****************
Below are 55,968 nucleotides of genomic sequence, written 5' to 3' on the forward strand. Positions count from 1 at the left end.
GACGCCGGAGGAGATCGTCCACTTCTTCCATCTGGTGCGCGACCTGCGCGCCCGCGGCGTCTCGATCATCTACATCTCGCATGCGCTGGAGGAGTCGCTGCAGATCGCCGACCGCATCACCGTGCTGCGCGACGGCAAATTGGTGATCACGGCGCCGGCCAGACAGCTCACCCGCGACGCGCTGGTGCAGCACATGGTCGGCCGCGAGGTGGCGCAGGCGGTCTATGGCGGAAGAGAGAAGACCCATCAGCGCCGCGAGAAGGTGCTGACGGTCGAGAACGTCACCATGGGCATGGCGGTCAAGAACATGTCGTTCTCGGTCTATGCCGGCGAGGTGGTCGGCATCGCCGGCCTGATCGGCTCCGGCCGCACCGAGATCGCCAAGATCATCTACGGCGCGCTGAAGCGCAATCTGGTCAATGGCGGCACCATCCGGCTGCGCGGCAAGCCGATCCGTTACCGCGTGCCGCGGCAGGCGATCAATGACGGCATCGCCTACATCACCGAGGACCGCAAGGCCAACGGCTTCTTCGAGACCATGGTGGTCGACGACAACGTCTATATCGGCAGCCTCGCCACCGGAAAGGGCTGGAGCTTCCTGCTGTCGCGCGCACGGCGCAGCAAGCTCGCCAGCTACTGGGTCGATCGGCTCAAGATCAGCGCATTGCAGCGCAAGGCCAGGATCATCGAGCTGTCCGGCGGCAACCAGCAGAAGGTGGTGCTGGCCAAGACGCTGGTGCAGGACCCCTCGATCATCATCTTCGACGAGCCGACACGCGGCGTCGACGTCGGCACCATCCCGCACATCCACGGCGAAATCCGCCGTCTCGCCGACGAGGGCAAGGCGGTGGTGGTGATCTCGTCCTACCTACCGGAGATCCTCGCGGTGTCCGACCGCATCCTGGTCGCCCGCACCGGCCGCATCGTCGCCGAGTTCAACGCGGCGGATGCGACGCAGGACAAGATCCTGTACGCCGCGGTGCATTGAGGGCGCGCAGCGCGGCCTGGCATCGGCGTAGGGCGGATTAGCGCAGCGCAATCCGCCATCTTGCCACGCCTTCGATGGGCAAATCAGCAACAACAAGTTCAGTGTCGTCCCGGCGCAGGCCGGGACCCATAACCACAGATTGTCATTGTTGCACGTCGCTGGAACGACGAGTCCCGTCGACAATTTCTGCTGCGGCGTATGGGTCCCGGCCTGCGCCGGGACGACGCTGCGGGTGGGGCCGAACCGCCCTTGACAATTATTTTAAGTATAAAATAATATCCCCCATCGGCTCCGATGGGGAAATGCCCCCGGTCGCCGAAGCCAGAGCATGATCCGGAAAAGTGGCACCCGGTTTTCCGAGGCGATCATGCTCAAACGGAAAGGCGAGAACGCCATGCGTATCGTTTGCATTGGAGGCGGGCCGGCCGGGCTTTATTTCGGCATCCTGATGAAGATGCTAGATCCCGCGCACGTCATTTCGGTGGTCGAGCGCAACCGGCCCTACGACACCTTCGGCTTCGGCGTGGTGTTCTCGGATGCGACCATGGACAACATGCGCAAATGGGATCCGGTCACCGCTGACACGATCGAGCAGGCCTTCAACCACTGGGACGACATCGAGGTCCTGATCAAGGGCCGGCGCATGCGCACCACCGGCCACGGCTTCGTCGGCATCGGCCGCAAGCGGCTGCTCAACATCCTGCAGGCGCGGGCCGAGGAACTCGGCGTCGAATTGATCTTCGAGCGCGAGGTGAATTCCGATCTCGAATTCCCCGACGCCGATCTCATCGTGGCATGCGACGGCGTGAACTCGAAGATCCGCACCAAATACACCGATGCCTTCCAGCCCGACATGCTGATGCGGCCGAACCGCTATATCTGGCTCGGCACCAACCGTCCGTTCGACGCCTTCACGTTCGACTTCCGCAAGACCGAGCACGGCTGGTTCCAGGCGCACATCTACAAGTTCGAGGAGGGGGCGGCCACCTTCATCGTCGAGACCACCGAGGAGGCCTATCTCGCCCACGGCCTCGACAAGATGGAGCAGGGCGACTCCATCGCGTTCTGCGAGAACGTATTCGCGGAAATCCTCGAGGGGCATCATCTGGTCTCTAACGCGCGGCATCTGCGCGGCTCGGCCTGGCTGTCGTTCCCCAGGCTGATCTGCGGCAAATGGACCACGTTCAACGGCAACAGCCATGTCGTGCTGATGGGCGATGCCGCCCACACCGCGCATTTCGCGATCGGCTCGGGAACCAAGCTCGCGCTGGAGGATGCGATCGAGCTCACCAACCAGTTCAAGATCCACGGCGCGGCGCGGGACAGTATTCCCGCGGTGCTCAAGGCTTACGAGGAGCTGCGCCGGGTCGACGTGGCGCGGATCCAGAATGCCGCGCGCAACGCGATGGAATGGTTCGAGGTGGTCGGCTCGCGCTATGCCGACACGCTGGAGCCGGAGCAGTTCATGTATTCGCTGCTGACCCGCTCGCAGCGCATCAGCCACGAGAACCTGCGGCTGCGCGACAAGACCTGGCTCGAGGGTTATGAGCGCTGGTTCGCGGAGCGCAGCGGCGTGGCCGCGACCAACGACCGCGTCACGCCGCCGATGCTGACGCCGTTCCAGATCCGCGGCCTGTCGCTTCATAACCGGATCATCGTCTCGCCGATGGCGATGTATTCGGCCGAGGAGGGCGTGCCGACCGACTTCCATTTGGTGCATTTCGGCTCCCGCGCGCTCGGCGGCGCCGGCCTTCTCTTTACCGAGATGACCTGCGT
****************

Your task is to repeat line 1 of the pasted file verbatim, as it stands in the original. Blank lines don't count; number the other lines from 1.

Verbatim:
Below are 55,968 nucleotides of genomic sequence, written 5' to 3' on the forward strand. Positions count from 1 at the left end.